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Monday 25 September 2023 Dublin: 14°C
CEO of the Mater Hospital, Mary Day, left, at the PAC meeting.
# crc
Concern CRC pension payments creating 'costflow advantage' for Mater
Last week it was suggested the €660,000 paid by the CRC to the hospital for 180 of its staff, was going into a ‘phantom fund’.

OFFICIALS FROM THE Mater Hospital appearing before the Public Accounts Committee today have clarified that no fee was paid to the hospital by the Central Remedial Clinic for the operation of a staff pension fund.

However it was suggested today that the payments may have created a situation whereby public money paid to the charity arm of the CRC was helping to create a ‘costflow advantage’ for the Mater, at a cost to the taxpayer.

In a committee session last week, it was suggested the €660,000 paid by the CRC to the hospital for 180 of its staff, was going into a ‘phantom fund’. Speaking today, CEO of the Mater Hospital, Mary Day, explained the money paid by CRC is an ‘employer contribution’ to cover the liabilities of the pension taken on by the hospital in the future.

“The CRC does not have pensions liability that it has to meet,” she said. “The Mater Hospital does.”

This is in line with public sector pension policy, she said, as it is part of the Voluntary Hospital Superannuation Scheme, operated through the hospital on behalf of CRC staff.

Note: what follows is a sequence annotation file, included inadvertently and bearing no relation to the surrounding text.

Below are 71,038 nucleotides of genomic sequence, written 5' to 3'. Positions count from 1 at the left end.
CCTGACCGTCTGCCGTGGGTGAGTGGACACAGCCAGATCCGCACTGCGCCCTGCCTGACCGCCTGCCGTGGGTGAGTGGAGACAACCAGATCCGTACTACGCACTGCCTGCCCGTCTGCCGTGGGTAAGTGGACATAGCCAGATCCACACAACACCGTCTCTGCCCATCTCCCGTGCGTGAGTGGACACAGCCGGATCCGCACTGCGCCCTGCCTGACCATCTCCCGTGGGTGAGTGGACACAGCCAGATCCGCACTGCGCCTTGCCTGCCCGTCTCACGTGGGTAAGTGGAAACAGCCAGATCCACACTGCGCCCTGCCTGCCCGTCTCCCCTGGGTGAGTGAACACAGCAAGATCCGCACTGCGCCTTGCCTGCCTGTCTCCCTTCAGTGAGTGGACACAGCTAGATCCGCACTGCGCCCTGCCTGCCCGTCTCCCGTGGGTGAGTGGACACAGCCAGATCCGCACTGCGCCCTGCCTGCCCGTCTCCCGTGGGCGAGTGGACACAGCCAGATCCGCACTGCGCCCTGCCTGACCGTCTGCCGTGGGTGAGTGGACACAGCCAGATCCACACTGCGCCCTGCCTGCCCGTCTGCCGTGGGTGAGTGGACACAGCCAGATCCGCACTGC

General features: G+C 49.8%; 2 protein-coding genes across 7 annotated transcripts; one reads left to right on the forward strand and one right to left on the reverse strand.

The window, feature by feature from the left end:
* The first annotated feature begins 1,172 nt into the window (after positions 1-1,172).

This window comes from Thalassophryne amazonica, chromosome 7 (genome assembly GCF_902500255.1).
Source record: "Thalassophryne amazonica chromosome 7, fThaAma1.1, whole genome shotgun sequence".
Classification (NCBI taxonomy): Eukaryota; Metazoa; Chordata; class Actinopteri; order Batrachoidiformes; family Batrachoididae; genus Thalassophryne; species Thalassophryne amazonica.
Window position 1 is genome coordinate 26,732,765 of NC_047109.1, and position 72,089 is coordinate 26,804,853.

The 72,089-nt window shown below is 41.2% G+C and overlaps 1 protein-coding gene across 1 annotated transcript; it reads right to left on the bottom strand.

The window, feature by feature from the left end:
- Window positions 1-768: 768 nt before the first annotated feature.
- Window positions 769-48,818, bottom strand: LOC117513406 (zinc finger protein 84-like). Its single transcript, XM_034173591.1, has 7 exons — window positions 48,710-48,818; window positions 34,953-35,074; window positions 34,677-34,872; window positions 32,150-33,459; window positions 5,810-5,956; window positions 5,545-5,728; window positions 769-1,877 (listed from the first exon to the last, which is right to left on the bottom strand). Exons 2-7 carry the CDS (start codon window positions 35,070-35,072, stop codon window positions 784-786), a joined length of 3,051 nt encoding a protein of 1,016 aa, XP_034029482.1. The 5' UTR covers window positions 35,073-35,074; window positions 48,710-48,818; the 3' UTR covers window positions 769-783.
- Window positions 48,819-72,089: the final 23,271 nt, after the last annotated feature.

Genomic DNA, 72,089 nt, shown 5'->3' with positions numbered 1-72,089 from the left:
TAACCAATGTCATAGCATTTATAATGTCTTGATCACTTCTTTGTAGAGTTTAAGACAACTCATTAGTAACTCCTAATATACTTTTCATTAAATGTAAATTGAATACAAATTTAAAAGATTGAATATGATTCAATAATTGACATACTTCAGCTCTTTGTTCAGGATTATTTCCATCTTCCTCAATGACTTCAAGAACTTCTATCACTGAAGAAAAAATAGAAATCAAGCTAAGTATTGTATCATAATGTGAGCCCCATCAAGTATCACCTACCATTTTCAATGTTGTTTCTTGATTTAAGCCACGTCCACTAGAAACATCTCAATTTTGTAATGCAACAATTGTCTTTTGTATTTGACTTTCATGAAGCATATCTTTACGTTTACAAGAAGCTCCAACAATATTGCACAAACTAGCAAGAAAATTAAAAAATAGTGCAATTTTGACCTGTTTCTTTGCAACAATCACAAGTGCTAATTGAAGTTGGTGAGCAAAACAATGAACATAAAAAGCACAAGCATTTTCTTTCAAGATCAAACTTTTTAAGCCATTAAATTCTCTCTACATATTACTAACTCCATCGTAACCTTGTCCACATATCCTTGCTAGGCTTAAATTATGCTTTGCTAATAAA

TD Shane Ross queried the accounts at CRC, which list this money as a ‘fee’ and asked if the CRC’s auditors had gotten it wrong, to which Day replied: “Yes”.


Sinn Féin’s Mary Lou McDonald (above) was critical of the CRC’s former CEO Paul Kiely, who told the committee last week that the CRC had effectively been paying into a fund that does not exist.

She said he had created confusion in the country and added that the 180 staff concerned “have to have been quite troubled by the public commentary on their pensions”.

Fianna Fáil’s Sean Fleming also called for Kiely to “immediately correct the record in public” and that their auditors should apologise for the error in the description of the pension payments.

‘Costflow advantage’

The €660,000 is included in the Mater’s accounts as part of its superannuation income, the committee  heard, and a total of €9.5 million has been paid by CRC since 2001. At present 18 staff are receiving pensions through the scheme and some €1.7 million has been paid out.

Fine Gael TD Kieran O’Donnell pointed out that this results in a potential financial advantage for the Mater Hospital, which will not have to pay out most of the pensions for a number of years.

Officials at the Mater confirmed that any surplus at the end of a year goes towards the funding of patient care.

O’Donnell claimed this could be creating a situation whereby the Mater could have a “serious costflow advantage at a cost to the exchequer”, as the HSE is providing funds to the CRC to meet this obligations.

The HSE’s Director of Human Resources Barry O’Brien, said he was not in a position to say whether the HSE was covering the €660,000.

“It’s unsatisfactory that you can’t give us a response to that,” O’Donnell hit back, telling HSE officials that the committee needs an explanation as it involves public funds.

The committee also heard that Brian Conlan, who resigned as CEO of the CRC after the news of top-ups to executive salaries broke, will be called to appear before them at their first meeting in the new year.

Read: Mater Hospital ‘refutes’ suggestions of operating a CRC ‘phantom fund’>

‘Absolute madness’: CRC pays Mater Hospital €660k to administer ‘phantom pension fund’ >

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